100% Whole Wheat Sandwich Bread

KAF Whole Wheat

So, usually bread isn’t 100% whole wheat flour, because adding white flour improves the texture and flavor of the loaf so much, and makes it much more like  the store-bought bread we are used to eating. When a bread recipe does make something with 100% whole wheat, it usually adds many unusual ingredients to make it not as dry and to improve the flavor (I’ve seen applesauce, eggs, potato flakes, orange juice, etc). I was surprised to see this recipe voted “Best recipe of 2014” by King Arthur Flour for that very reason. Could 100% whole wheat bread that didn’t have a ton of extra steps and extra strange ingredients be the best recipe of year? Well, it surprisingly is a really great recipe. Not the most mouth-watering thing you can bake, but a really useful recipe, especially when I swing towards the, “my kids are junk-food addicts! NO white sugar or flour for at least, you know, today!” side of the pendulum. On the down side,  though, after two days, this loaf was quite dry (still suitable for toast and bread crumbs and croutons), but, as always, bread freezes fabulously, so just pop it in the freezer if you find it partially uneaten within two days.

King Arthur Flour’s 100% Whole Wheat Bread

  • 1 to 1 1/8 c. lukewarm water*
  • 1/4 c. vegetable oil
  • 1/4 c. honey, molasses, or maple syrup [I prefer honey]
  • 3 1/2 c. Whole Wheat Flour
  • 2 1/2 t. yeast or 1 packet active dry yeast dissolved in 2 tablespoons of the water in the recipe
  • 1/4 c. nonfat dried milk
  • 1 1/4 t. salt
  • *Use the greater amount in winter or in a dry climate; the lesser amount in summer or a humid climate.

In a large bowl, combine all of the ingredients and stir until the dough starts to leave the sides of the bowl. For easiest, most effective kneading, let the dough rest for 20 to 30 minutes in the bowl; this gives the flour a chance to absorb some of the liquid, and the bran to soften. Transfer the dough to a lightly greased surface, oil your hands, and knead it for 6 to 8 minutes, or until it begins to become smooth and supple. (You may also knead this dough in an electric mixer or food processor, or in a bread machine programmed for “dough” or “manual.”) Note: This dough should be soft, yet still firm enough to knead. Adjust its consistency with additional water or flour, if necessary.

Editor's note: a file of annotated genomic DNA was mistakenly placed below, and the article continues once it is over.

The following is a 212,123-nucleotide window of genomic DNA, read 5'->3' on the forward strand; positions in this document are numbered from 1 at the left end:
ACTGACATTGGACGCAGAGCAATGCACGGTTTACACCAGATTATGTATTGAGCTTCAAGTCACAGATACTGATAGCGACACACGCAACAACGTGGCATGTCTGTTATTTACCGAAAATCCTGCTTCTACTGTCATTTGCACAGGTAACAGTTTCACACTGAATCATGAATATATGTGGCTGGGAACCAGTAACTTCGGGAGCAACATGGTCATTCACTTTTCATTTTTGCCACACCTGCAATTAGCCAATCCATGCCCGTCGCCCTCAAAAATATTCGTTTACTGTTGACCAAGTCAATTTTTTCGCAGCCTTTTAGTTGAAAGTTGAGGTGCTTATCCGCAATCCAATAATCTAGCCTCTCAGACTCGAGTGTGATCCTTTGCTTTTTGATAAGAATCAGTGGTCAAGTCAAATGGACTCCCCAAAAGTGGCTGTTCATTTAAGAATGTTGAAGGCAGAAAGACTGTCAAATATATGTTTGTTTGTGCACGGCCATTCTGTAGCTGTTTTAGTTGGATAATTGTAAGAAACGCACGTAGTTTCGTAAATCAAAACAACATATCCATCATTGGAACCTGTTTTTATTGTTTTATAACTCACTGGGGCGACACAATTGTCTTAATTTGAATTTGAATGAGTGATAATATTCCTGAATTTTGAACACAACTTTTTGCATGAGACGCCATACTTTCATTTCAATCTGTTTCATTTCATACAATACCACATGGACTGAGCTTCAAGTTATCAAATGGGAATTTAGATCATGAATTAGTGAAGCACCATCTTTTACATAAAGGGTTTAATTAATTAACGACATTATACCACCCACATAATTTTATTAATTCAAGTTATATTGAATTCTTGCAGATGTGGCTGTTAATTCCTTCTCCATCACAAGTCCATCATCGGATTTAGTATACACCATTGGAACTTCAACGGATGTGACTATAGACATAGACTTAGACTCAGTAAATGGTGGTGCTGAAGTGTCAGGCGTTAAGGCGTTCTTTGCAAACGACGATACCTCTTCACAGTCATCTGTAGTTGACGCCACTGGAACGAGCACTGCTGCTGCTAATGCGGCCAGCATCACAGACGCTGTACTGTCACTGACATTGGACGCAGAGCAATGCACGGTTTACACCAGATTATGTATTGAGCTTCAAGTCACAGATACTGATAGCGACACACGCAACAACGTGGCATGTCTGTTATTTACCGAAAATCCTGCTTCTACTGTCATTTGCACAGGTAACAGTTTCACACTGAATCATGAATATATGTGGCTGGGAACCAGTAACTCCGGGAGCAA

2) Transfer the dough to a lightly greased bowl or large measuring cup, cover it, and allow the dough to rise till puffy though not necessarily doubled in bulk, about 1 to 2 hours, depending on the warmth of your kitchen.

3) Transfer the dough to a lightly oiled work surface, and shape it into an 8″ log. Place the log in a lightly greased 8 1/2″ x 4 1/2″ loaf pan, cover the pan loosely with lightly greased plastic wrap, and allow the bread to rise for about 1 to 2 hours, or till the center has crowned about 1″ above the rim of the pan. Towards the end of the rising time, preheat the oven to 350°F.

4) Bake the bread for 35 to 40 minutes, tenting it lightly with aluminum foil after 20 minutes to prevent over-browning. The finished loaf will register 190°F on an instant-read thermometer inserted into the center.

5) Remove the bread from the oven, and turn it out of the pan onto a rack to cool. If desired, rub the crust with a stick of butter; this will yield a soft, flavorful crust. Cool completely before slicing. Store the bread in a plastic bag at room temperature.

Yield: 1 loaf.

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